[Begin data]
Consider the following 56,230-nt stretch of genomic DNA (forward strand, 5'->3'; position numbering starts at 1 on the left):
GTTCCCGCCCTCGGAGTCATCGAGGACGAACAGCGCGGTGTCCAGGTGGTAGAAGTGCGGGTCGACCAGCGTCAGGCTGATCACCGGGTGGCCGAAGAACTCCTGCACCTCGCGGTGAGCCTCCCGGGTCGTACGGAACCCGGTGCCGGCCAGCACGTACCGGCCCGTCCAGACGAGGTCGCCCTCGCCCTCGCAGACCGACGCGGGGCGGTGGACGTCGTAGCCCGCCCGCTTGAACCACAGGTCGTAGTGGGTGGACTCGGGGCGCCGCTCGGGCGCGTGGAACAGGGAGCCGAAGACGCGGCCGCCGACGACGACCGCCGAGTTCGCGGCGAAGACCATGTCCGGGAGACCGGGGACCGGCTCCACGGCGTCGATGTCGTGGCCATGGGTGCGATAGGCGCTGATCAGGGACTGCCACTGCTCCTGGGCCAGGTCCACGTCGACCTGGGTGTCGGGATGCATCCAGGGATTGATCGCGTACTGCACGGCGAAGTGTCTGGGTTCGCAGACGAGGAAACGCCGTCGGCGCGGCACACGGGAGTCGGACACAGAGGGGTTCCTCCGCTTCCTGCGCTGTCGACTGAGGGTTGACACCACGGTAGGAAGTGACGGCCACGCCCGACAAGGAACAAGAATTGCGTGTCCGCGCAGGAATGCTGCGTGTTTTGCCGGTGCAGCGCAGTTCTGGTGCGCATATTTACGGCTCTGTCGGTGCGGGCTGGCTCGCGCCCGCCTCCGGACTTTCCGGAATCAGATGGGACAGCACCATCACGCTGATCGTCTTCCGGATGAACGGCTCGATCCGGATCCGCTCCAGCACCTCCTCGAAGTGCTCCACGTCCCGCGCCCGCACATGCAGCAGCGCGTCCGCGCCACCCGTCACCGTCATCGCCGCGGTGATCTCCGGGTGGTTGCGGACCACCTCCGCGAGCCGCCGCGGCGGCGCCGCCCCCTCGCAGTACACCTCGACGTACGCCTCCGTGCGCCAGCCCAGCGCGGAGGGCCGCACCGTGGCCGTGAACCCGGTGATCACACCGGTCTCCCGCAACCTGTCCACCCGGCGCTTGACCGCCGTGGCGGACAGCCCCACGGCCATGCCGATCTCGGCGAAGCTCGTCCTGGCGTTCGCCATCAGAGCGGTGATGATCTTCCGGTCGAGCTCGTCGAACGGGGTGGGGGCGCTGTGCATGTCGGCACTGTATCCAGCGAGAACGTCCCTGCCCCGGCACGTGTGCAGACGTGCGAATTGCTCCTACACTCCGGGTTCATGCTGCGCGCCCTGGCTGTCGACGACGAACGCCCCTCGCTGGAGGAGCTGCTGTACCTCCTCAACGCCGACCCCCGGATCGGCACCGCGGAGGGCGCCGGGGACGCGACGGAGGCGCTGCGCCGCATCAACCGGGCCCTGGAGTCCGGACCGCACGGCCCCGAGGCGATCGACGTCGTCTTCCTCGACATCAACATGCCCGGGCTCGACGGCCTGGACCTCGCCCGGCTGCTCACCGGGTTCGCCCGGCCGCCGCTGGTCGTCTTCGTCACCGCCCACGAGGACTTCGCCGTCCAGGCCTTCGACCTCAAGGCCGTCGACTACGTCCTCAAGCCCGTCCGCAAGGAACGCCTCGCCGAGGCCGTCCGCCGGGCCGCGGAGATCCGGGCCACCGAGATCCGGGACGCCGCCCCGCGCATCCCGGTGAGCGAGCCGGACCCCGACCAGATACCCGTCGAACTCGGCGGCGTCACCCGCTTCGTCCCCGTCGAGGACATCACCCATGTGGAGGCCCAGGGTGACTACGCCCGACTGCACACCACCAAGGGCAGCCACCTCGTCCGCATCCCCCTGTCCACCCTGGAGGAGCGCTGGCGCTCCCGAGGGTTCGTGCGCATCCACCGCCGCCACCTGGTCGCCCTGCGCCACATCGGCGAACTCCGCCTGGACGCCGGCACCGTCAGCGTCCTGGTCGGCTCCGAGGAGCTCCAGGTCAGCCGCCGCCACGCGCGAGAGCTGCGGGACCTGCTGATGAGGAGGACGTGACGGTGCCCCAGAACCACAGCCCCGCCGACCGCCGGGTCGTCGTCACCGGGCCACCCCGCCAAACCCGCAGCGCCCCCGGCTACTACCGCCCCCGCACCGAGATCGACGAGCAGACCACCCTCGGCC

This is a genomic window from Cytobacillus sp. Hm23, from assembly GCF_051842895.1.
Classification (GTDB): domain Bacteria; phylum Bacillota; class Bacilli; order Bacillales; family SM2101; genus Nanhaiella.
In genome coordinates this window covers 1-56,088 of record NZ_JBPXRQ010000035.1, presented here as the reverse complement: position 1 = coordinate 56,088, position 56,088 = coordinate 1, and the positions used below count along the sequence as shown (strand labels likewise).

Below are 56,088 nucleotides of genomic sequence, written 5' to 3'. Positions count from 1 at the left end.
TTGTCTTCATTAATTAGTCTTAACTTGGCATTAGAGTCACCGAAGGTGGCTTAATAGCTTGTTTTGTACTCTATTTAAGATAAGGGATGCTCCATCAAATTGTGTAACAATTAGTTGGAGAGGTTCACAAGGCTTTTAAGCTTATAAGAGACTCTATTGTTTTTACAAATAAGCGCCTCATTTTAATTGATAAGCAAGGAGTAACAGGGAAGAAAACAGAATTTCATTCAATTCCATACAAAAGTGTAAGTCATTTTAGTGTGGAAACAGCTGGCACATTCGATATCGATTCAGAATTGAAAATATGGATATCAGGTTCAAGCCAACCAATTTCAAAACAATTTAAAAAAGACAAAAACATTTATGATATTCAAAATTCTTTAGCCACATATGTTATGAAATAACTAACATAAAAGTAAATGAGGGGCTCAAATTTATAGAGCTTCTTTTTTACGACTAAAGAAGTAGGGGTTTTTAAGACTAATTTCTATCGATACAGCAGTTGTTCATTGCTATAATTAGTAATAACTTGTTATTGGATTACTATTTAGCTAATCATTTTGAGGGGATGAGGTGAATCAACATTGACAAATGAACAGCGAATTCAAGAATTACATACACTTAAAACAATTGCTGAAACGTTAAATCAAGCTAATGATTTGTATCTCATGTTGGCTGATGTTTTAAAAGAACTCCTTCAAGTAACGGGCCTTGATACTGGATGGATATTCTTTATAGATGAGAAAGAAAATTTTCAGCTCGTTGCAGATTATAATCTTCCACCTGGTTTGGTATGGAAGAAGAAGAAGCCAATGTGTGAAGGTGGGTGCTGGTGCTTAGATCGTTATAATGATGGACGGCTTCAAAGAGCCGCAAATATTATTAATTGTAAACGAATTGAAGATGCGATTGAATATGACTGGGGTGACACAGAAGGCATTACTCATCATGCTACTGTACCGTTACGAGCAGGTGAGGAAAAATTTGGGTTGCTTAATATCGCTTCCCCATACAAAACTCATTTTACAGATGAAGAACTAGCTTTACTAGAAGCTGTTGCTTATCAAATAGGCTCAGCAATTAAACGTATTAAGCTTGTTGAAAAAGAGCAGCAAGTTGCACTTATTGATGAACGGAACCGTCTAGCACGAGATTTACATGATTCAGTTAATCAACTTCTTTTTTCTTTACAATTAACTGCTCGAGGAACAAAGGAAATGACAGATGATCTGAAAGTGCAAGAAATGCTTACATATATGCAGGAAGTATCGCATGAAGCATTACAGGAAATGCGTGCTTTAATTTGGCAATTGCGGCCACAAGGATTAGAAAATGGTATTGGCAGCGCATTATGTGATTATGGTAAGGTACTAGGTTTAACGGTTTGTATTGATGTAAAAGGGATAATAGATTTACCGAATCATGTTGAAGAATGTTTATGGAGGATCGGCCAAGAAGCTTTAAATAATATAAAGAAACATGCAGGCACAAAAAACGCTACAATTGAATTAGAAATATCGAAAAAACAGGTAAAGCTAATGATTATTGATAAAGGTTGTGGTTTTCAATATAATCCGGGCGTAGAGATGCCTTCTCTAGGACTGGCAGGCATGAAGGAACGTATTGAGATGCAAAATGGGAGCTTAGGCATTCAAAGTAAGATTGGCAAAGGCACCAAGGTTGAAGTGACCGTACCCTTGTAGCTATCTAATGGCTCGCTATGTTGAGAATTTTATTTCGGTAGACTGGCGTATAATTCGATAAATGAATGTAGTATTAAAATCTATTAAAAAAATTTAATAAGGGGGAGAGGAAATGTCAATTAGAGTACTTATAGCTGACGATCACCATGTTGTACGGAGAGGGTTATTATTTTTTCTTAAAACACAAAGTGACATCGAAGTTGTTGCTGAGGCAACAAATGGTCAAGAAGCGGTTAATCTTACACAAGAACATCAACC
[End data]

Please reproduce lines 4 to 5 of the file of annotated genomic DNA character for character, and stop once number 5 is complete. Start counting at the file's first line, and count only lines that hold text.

Classification (GTDB): domain Bacteria; phylum Bacillota; class Bacilli; order Bacillales; family SM2101; genus Nanhaiella.
In genome coordinates this window covers 1-56,088 of record NZ_JBPXRQ010000035.1, presented here as the reverse complement: position 1 = coordinate 56,088, position 56,088 = coordinate 1, and the positions used below count along the sequence as shown (strand labels likewise).